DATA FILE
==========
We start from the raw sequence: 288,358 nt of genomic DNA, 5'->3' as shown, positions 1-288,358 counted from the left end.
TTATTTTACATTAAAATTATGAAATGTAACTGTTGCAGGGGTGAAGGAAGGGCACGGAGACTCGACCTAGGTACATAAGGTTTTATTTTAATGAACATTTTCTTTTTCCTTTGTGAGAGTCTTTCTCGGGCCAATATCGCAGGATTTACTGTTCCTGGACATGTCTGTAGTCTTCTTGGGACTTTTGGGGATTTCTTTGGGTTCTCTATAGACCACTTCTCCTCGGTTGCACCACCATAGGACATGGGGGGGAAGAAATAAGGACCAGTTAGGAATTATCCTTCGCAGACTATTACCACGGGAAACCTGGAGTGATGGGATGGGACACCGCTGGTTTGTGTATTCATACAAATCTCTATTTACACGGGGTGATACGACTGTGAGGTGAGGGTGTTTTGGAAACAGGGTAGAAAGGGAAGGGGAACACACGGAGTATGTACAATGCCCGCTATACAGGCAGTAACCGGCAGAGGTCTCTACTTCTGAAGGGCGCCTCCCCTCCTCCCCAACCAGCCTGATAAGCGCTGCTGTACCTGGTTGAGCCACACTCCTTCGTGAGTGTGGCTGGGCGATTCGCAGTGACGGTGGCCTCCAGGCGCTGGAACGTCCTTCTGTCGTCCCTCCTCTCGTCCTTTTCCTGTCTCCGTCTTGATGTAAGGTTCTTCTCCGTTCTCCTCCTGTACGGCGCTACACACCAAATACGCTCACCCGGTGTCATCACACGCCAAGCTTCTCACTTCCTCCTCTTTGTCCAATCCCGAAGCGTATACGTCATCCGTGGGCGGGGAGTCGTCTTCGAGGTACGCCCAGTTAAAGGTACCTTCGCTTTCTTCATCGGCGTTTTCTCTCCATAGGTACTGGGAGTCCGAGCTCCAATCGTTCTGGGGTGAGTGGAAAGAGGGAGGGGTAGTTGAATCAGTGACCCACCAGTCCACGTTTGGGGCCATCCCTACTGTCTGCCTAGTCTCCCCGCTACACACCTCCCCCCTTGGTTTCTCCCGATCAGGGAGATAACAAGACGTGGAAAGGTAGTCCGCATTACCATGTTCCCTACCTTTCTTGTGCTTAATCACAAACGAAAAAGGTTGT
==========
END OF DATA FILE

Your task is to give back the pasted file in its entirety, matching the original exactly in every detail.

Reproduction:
We start from the raw sequence: 288,358 nt of genomic DNA, 5'->3' as shown, positions 1-288,358 counted from the left end.
TTATTTTACATTAAAATTATGAAATGTAACTGTTGCAGGGGTGAAGGAAGGGCACGGAGACTCGACCTAGGTACATAAGGTTTTATTTTAATGAACATTTTCTTTTTCCTTTGTGAGAGTCTTTCTCGGGCCAATATCGCAGGATTTACTGTTCCTGGACATGTCTGTAGTCTTCTTGGGACTTTTGGGGATTTCTTTGGGTTCTCTATAGACCACTTCTCCTCGGTTGCACCACCATAGGACATGGGGGGGAAGAAATAAGGACCAGTTAGGAATTATCCTTCGCAGACTATTACCACGGGAAACCTGGAGTGATGGGATGGGACACCGCTGGTTTGTGTATTCATACAAATCTCTATTTACACGGGGTGATACGACTGTGAGGTGAGGGTGTTTTGGAAACAGGGTAGAAAGGGAAGGGGAACACACGGAGTATGTACAATGCCCGCTATACAGGCAGTAACCGGCAGAGGTCTCTACTTCTGAAGGGCGCCTCCCCTCCTCCCCAACCAGCCTGATAAGCGCTGCTGTACCTGGTTGAGCCACACTCCTTCGTGAGTGTGGCTGGGCGATTCGCAGTGACGGTGGCCTCCAGGCGCTGGAACGTCCTTCTGTCGTCCCTCCTCTCGTCCTTTTCCTGTCTCCGTCTTGATGTAAGGTTCTTCTCCGTTCTCCTCCTGTACGGCGCTACACACCAAATACGCTCACCCGGTGTCATCACACGCCAAGCTTCTCACTTCCTCCTCTTTGTCCAATCCCGAAGCGTATACGTCATCCGTGGGCGGGGAGTCGTCTTCGAGGTACGCCCAGTTAAAGGTACCTTCGCTTTCTTCATCGGCGTTTTCTCTCCATAGGTACTGGGAGTCCGAGCTCCAATCGTTCTGGGGTGAGTGGAAAGAGGGAGGGGTAGTTGAATCAGTGACCCACCAGTCCACGTTTGGGGCCATCCCTACTGTCTGCCTAGTCTCCCCGCTACACACCTCCCCCCTTGGTTTCTCCCGATCAGGGAGATAACAAGACGTGGAAAGGTAGTCCGCATTACCATGTTCCCTACCTTTCTTGTGCTTAATCACAAACGAAAAAGGTTGT